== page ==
Like most professions graphic design relies on a healthy economy. Commercial activity is the major stimulus of graphic design in developed countries. This is the primary reason why graphic design suffers in the underdeveloped or developing countries. Poor economies, low pay rates and working conditions and a lack of respect for design are major issues in these countries. Icograda recently compiled a report titled 'The State of Design in Latin America'. Eight countries participated in a supporting survey: Argentina, Brazil, Chile, Colombia, Cuba, El Salvador, Mexico and Venezuela. The findings highlighted a number of common issues:

- The general public does not recognise the value or definition of design, but there is slow and steady progress in some countries as clients see the need to make themselves stand out in the commercial domain.
- Digital technology is very necessary and widely used in the profession, but has led to underqualified people marketing themselves as 'designers,' undermining the value of professionally trained designers.
- Many Latin American designers struggle to maintain national cultural identity, while absorbing international design trends.
- The design profession needs to be further developed in the cultural and tourism industries.
- Design needs to be promoted as a strategic tool in the economic and social development of Latin America.
- Design schools tend to be technical and basic, and many do not adequately prepare students for the realities of the job market.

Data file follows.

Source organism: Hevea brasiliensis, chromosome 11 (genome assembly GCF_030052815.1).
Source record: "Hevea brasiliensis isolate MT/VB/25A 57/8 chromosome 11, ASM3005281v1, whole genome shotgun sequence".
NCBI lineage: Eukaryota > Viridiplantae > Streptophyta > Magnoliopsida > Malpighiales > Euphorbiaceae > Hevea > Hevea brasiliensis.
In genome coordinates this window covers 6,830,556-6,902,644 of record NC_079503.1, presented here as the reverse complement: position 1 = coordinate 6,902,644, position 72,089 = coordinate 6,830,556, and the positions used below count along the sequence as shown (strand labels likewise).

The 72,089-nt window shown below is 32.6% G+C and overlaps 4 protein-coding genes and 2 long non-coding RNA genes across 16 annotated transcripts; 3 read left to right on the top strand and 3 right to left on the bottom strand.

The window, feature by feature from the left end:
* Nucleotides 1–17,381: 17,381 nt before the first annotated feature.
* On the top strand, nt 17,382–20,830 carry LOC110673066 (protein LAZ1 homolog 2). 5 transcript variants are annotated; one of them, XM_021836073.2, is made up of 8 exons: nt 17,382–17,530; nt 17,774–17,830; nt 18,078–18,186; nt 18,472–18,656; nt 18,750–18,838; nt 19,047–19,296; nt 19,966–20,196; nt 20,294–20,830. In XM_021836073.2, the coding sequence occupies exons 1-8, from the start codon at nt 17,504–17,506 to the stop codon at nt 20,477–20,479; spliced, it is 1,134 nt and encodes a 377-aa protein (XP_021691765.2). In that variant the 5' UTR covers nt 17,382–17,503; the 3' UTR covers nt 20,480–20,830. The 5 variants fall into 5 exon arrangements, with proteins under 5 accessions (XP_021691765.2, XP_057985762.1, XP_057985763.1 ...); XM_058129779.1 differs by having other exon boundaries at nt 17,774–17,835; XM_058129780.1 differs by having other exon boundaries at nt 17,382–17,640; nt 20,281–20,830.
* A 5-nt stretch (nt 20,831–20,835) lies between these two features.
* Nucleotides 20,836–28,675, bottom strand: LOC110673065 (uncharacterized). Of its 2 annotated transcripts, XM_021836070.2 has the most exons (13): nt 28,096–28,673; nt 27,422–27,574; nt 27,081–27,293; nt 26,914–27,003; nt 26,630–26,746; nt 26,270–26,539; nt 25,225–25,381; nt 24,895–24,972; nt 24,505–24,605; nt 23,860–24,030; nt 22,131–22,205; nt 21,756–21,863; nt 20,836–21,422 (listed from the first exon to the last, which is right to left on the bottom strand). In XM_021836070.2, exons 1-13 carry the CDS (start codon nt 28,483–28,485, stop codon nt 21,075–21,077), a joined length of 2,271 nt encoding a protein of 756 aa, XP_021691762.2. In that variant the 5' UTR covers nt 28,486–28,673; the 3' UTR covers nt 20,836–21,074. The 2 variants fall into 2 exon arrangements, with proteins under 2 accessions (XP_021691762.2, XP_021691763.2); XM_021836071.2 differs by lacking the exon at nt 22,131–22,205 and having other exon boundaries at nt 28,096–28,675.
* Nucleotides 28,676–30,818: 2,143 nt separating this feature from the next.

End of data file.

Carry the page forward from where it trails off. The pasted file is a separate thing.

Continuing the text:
5. How does Australia see Latin American and especially Mexican Design?
In the past, Mexican design has had a low profile outside of Latin America but this is changing. The Australian design community has recently become aware of names like Gabriela Rodriguez Valencia and Yolanda Patricia Munoz due to their appearance at Melbourne's AGIdeas design conference in 2003. In Australia, the historical reference point for Mexican design remains the post revolution mural painting and political posters of the 30's, 40's and 50's. My first introduction to contemporary Mexican graphic design was at eight years old when I purchased a 1968 Mexico Olympics stamp for my collection. The op-art and Huichole Indian inspired designs by American graphic designer Lance Wyman in collaboration with Mexican Architect Pedro Ramirez Vazquez left a lasting impression on me.

Australia rates Latin American design very highly. In March 2004, I attended the Icograda Design Week in Sao Paulo, Brazil, which included regional meetings with designers and educators from the South American region. The standard of work showcased over the week was excellent. The Brazilian Graphic Design Biennial, in particular, was outstanding, as was the Letras Latinas regional typography exhibition. A memorable Mexican piece from that exhibition was a font inspired by Aztec letterforms.

In 2003, Monash University embarked on a design exchange project with three design schools from different countries: Australia, New Zealand and El Salvador. It was called The Connect Project. The outcomes were fascinating. The aesthetic of the work from Monash University, Australia, and Wanganui School of Design, New Zealand, was quite similar but the work from Escuela de Comunicacion, El Salvador, was very different. The work was hand crafted, raw, passionate and powerful. It was refreshing to see such a rich expression of cultural diversity from the Latin Americans. The Connect Project website is: